Secundaria Iwatobi

    Haruka Nanase(七瀬 遥, Nanase Haruka?) 1. Voz por: Nobunaga Shimazaki, Todd Haberkorn (inglés)[1]​ Haruka, apodado Haru, es un estudiante de segundo año (tercero, en la segunda temporada) de la Secundaria Iwatobi con un obsesivo amor hacia el agua. Posee un talento innato para la natación, siendo su estilo bastante rápido, elegante y causante de la impresión de todos. De personalidad retraída, silenciosa y algo complicada de entender, es dueño de emociones muy intensas que solo pueden ser advert...

    Academia Samezuka

    Rin Matsuoka(松岡 凛, Matsuoka Rin?) 1. Voz por: Mamoru Miyano, Vic Mignogna (inglés)[18]​ Es un estudiante de segundo año de la Academia Samezuka, amigo y principal rival de Haruka, y hermano mayor de Gou. De personalidad apasionada, emotiva, con sentimientos desbordantes, es considerado un 'romántico' por sus pares. Cree que el esfuerzo puede superar al talento natural; de ahí que tiende a perturbarse demasiado cuando no alcanza sus objetivos.[19]​ De niño abandonó su club de natación y amigos...

    Otros personajes

    Gorō Sasabe(笹部 吾朗, Sasabe Gorō?) 1. Voz por: Hiroshi Yanaka, Christopher R. Sabat (inglés) Fue el entrenador del Club de Natación Iwatobi al que al que Haruka, Rin, Makoto, y Nagisa solían ir a practicar de niños. Dado que el club fue cerrado y estaba pronto a ser demolido, Gorō comenzó a trabajar como repartidor de pizza. Durante la primera temporada, se le ofreció ser entrenador del club de natación de la Secundaria Iwatobi, cargo que aceptó gustoso y ayudó con éxito a sus ex-estudiantes en...

    Free! originalmente comenzó como una novela ligera escrita por Kōji Ōji, la cual fue publicada el 8 de julio de 2013 por Kyoto Animation. Hiroko Utsumi, directora de la adaptación a serie de anime, ha dicho que cada personaje representa un aspecto diferente y totalmente opuesto del otro; Haruka representa lo retraído y reservado, Makoto la bondad y amabilidad, Rin la obsesión por alcanzar los objetivos personales, Nagisa lo pueril y Rei el miedo a probar nuevas cosas. También ha descrito a Haruka como alguien «con una imagen excéntrica, quien tiene problemas para interactuar con la gente en un nivel fundamental. Si él no está interesado en algo, no lo hace. Es muy antisocial, pero se emociona enormemente cuando se trata de agua; es un muchacho directo que tiene una fuerte obsesión por la libertad que el agua le da».[25]​[26]​ A su vez, Utsumi ha descrito a Makoto como «el típico chico de escuela secundaria, fuerte, cotidiano y dulce, y puede llegar a ser un hermano mayor muy útil. E...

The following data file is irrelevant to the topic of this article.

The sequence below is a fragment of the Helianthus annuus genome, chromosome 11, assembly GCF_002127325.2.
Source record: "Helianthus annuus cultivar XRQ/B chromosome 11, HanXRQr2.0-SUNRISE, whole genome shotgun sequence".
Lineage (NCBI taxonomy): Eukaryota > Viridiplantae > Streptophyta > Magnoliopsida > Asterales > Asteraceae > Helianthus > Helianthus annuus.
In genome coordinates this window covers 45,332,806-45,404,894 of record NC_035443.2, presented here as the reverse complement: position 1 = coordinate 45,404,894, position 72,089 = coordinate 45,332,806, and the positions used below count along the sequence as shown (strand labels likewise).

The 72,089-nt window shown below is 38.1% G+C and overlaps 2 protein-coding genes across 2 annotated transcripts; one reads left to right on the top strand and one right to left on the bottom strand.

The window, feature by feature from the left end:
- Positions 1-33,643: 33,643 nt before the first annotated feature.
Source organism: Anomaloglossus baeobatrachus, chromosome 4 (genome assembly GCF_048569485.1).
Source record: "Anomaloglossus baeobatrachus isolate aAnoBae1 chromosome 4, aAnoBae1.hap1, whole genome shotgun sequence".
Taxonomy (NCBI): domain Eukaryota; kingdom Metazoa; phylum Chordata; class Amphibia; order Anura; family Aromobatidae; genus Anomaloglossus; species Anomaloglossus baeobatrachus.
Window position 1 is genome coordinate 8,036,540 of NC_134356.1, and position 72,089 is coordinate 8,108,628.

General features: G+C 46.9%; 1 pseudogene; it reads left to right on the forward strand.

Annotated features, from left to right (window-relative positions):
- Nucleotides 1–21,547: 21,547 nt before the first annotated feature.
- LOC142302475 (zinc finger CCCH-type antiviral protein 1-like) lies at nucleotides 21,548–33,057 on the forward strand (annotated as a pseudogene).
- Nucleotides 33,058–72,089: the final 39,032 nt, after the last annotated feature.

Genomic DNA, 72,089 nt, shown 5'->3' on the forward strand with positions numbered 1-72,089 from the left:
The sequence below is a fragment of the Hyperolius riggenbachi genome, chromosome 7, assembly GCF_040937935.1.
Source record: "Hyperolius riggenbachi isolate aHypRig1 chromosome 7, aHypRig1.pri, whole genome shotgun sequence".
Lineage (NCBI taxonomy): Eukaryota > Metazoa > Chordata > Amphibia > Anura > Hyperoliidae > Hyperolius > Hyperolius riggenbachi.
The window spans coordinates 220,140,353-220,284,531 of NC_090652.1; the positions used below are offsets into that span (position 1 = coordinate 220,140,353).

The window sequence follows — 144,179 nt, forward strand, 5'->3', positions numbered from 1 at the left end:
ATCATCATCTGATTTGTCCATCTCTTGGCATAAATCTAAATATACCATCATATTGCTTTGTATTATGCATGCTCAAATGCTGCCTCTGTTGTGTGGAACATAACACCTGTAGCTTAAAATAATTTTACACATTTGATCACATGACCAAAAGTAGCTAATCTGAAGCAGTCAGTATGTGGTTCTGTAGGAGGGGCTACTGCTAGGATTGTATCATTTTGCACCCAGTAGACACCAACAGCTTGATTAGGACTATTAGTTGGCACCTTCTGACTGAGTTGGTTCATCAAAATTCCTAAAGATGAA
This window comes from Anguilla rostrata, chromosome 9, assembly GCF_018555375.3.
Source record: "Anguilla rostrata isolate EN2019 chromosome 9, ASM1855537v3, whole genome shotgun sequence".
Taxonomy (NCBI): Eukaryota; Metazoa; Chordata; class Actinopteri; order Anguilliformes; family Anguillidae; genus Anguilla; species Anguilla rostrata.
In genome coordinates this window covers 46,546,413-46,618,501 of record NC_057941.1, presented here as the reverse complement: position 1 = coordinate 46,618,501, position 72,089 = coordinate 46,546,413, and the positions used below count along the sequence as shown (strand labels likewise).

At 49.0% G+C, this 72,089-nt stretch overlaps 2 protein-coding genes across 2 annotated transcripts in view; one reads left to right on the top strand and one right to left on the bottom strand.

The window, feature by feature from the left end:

Novela ligera

    La novela ligera High Speed!((ハイ☆スピード!, Hai Supīdo!?) fue escrita por Kōji Ōji, con ilustraciones de Futoshi Nishiya. Ōji calificó en el segundo concurso de los premios Kyoto Animation de 2011, en el cual ganó una mención honorífica en la categoría de mejor novela.[30]​ La novela fue publicada por Kyoto Animation, el 8 de julio de 2013.[31]​Un segundo volumen fue lanzando el 2 de julio de 2014, el cual se centra en las vidas de Haru y Makoto en la preparatoria.[32]​